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    C De

    i like that song it doesn't hurt a bit it's only in your head…you ever hear the one about takin it in yur head to make a buck?

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    Im not lost.

    Really cool documentary!! Keep at it 🙂 I'll actually be thru-hiking the PCT in 2017, and I'm going to be daily vlogging the entire journey! Check it out here: goo.gl/0hKldf . HAPPY TRAILS THRU-HIKERS!

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    Conley Lowrance

    Awesome, man! Eagle Scout here going to school at JMU (not far from Shenandoah National Park). Just found out about the JMT on Monday and I'm already planning.

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    John Ganshow

    Excellent!! The guy that was throwing up in the beginning, needed some powdered gatorade mixed in with his water. Very well done video!!!

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    Darren Russinger

    Would have been better if the hikers were older or could have refrained from constantly using the word "like" every other sentence.

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    Fred Level

    A brilliantly made film, I loved it!
    I 've been thinking doing the JMT for a couple of weeks now and decided earlier today (before I found this video) to start planning for it in summer 2018.
    I also love the interview of the ranger, thinking that guy has been living there for so many years is awsome and I like the way he sees things and his sense of reality

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    I can't walk the trail in it's entirely since I only got a permit for it the last part of my US trip so I don't have the time, but I am going from Devils Postpile to Muir Trail Ranch this summer and I am SO excited!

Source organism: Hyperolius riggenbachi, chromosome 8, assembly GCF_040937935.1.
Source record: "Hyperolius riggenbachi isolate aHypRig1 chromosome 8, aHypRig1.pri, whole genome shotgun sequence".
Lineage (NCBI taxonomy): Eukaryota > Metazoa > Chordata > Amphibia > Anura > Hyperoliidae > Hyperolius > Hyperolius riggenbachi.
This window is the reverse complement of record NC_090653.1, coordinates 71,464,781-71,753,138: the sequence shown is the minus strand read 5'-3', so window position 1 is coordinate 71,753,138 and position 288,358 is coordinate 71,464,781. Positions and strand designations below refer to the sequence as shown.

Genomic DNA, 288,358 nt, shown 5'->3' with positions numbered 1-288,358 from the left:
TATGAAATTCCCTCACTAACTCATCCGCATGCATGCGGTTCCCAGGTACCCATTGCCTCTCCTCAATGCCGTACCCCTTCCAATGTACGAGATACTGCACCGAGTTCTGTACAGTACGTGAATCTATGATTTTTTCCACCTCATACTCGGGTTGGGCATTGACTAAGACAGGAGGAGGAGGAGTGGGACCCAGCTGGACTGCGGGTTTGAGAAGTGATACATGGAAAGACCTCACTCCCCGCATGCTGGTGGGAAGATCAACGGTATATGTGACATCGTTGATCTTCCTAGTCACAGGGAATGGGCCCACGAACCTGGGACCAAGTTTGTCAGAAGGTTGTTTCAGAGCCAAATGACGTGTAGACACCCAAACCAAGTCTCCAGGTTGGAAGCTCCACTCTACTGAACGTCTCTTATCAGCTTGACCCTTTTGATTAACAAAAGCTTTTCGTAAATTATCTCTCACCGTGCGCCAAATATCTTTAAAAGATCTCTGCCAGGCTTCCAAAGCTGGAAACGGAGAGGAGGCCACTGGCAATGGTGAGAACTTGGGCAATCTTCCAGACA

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    The Park Ranger was very informative but the rest of the people are stupid and immature. They should not have been included in the documentary.

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    vesa vartiainen

    Could I have spent 1:13:38 watching something more important? No. This was like I was with these guys. Thank you so much for this experience!

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    Luen Warneke

    I love the part when the ranger says "They never hear about flash flood danger and they are just walking around and they say 'oh boy, look at all the clouds, do you hear thunder?' Laughs and they about to die Laughs" – 52:38

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    High schoolers and they couldn't hack the first day? – What a bunch of pussies.! – Now, once you get above 9,000 you need some acclamation, at 6,000… Wimps.

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    John Steitz

    Heads up: No, you can't have fires wherever you want on that trail. Only below 10,000ft in Kings Canyon and Sequoia, if I'm remembering correctly. For those inspired by this to go, please familiarize yourself with the all the rules beforehand, including the rule on fires/elevation.

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    Micaela Celaya

    This is an amazing work, I can't even tell you how much I enjoyed it! I hope I can meet this place someday!! Is there any spanish subtitled version of this? I would like to share it with my family and friends. Congratulations and hugs from Argentina! 🙂

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    Thomas Reilly

    the best documentary ive seen on this trail ….. awesome … and the park ranger is excellent … i hope hes seen this video .

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    I have watched this at least five times! It reminds me of the trips to Philmont Scout Ranch with the Boy Scouts. At that age, they keep it funny and ALWAYS talk about food! Thank you for a great documentary!